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Finally, the academic grouping of languages into clusters or families (Germanic, Romance, Slavic, and so on) represents another heritage from the early nineteenth century--namely, early scholarship in historical linguistics, a specialty of Germanists such as Jacob Grimm.
Such a dialogue would require a more substantial engagement with aspects of Holocaust studies and Jewish studies that Germanists have tended assiduously to neglect.
Nevertheless, I sometimes have the feeling that these writers are better understood by the Germanists.
Good Germanists of all stripes, of course, have long paid hard attention to the insistent cultural and historical particulars informing real, literary, or filmic lives, and feminist scholars in particular have examined their concrete imprint on female bodies, souls, and psyches.
Very few (if any) scholars or critics, including Germanists, will be able to answer this question.
Nonetheless, this text is a welcome and innovative appraisal of marital status as a new social category of analysis, and will no doubt spark fresh debate among gender historians, Germanists, and generalists alike.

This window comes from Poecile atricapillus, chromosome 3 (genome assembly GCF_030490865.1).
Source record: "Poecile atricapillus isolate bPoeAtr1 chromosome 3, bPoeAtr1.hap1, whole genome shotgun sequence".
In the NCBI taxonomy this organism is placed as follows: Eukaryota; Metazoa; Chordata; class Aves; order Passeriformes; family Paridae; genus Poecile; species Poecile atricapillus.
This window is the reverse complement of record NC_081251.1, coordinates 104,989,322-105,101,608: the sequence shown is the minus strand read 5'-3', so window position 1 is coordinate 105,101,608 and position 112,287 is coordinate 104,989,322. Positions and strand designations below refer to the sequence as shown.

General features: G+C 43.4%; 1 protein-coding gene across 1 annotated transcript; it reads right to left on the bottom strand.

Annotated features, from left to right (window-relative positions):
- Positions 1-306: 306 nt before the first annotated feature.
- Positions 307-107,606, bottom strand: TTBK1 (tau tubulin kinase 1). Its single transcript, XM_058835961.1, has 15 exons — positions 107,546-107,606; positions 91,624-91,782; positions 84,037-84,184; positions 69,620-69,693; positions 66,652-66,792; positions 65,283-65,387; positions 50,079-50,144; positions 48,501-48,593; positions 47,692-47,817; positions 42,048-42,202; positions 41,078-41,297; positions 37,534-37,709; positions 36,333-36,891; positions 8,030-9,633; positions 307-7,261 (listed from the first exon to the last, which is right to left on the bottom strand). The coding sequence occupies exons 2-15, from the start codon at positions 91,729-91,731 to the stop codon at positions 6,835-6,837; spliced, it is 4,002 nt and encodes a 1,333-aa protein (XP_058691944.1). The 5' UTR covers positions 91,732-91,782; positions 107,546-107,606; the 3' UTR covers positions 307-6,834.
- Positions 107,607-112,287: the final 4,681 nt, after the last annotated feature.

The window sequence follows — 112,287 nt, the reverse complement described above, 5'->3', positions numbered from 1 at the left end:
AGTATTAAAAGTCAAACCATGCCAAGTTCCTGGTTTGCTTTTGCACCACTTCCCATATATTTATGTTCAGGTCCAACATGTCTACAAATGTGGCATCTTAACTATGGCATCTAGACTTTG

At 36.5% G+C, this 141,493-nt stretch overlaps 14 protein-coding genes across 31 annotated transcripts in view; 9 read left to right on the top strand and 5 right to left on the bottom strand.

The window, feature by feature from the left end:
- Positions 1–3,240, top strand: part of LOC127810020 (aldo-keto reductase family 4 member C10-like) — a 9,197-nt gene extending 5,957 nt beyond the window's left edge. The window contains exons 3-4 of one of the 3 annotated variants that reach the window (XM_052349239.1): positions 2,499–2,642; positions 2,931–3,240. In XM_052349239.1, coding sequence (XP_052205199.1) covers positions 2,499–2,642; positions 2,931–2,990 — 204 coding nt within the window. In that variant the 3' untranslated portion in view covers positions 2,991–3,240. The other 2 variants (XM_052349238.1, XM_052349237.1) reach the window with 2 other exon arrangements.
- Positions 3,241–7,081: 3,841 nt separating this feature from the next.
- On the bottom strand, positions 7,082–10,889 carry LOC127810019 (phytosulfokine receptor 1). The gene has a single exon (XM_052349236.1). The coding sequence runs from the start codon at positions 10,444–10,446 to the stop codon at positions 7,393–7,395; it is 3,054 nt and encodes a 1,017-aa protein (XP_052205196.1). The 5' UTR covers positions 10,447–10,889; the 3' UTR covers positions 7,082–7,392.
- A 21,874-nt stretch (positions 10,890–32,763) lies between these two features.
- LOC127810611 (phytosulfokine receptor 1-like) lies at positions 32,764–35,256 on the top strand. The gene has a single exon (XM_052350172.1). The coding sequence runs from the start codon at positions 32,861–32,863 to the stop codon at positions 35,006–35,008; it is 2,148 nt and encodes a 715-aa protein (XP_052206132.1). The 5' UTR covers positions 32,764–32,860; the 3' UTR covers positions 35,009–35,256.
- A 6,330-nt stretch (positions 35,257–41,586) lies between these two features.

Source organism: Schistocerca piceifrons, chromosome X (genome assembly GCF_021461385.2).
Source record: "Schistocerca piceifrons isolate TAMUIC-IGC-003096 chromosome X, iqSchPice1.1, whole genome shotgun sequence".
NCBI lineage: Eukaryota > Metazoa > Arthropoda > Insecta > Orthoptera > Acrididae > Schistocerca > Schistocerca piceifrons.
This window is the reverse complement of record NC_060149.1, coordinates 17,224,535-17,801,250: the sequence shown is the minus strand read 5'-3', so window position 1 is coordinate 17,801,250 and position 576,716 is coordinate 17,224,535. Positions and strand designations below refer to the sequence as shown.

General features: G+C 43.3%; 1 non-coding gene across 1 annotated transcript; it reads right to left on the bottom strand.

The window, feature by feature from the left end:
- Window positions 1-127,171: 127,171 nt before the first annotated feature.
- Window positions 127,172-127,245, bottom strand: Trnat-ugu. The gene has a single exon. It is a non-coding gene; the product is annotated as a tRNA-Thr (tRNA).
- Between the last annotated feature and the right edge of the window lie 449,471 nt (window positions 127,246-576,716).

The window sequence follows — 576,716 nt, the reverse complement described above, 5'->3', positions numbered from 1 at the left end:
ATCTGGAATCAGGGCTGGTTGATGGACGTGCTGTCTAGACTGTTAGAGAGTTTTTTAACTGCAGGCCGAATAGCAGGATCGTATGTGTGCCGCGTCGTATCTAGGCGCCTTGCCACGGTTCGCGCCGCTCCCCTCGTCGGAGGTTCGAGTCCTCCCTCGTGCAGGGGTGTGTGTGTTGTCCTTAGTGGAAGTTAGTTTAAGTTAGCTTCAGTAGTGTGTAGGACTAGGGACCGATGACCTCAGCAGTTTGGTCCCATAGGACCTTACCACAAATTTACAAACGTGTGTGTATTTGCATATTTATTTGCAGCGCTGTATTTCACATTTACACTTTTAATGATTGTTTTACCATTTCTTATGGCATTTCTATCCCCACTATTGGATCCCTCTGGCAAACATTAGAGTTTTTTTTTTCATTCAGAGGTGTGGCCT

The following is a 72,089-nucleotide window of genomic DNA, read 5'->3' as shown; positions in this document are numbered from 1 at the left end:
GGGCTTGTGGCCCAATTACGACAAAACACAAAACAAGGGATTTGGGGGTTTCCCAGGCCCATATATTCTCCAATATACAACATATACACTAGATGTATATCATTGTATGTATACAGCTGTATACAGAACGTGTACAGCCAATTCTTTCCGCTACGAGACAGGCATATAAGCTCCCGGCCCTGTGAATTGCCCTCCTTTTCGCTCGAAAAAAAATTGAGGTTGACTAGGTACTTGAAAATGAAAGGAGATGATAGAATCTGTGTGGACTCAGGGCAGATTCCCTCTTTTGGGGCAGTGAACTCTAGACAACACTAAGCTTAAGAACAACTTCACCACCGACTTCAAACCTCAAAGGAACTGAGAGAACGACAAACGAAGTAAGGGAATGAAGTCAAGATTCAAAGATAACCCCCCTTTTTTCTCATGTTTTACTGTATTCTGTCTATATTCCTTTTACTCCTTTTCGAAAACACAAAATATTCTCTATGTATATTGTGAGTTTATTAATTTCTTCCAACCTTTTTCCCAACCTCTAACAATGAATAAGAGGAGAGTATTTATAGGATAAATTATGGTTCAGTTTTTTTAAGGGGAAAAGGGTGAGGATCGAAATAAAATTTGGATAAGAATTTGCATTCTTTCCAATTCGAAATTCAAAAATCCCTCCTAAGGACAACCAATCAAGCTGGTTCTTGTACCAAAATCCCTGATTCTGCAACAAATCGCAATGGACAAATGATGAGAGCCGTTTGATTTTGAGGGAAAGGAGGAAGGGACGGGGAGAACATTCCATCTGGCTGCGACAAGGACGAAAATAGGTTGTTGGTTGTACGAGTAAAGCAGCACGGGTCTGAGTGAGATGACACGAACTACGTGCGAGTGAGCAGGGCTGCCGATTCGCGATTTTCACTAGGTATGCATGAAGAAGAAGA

I have to conclude that "German Studies" simply became the operative term for Germanists once they decided that they did not want to be thought of as "just" language teachers and to make clear that they were not doing philology of German literature as practiced at many German universities.
Having for a long time been considered a transitional phase between the 'klassisch-romantische Periode' and the era of Realism, and as such without intrinsic merits, the Vormarz became the centre of attention for the young generation of Germanists in the 1960s who found their literary model in the politicized writing of the 1830s and 1840s and established an understanding of this period in terms of subversive and revolutionary currents erupting in 1848-49.
When I attended my first Women in German conference in 1991 (twenty years into my teaching career), I knew a small handful of Germanists, few of them well.
It is to be hoped that as public awareness of (and debate over) the presence in Germany of immigrants and subsequent minority groups expands, Germans will come to accept Germany as a country of immigration, and Germanists will come to accept those groups' writing as part of German literature.
Not that American Germanists (including herself) have not made significant contributions and these also receive attention.
Not only Germanists, but also students of Comparative Literature will be grateful for being cautioned by Mayer, on the basis of pertinent examples, about the large extent to which, collectively, we are "thinking" in an echo chamber.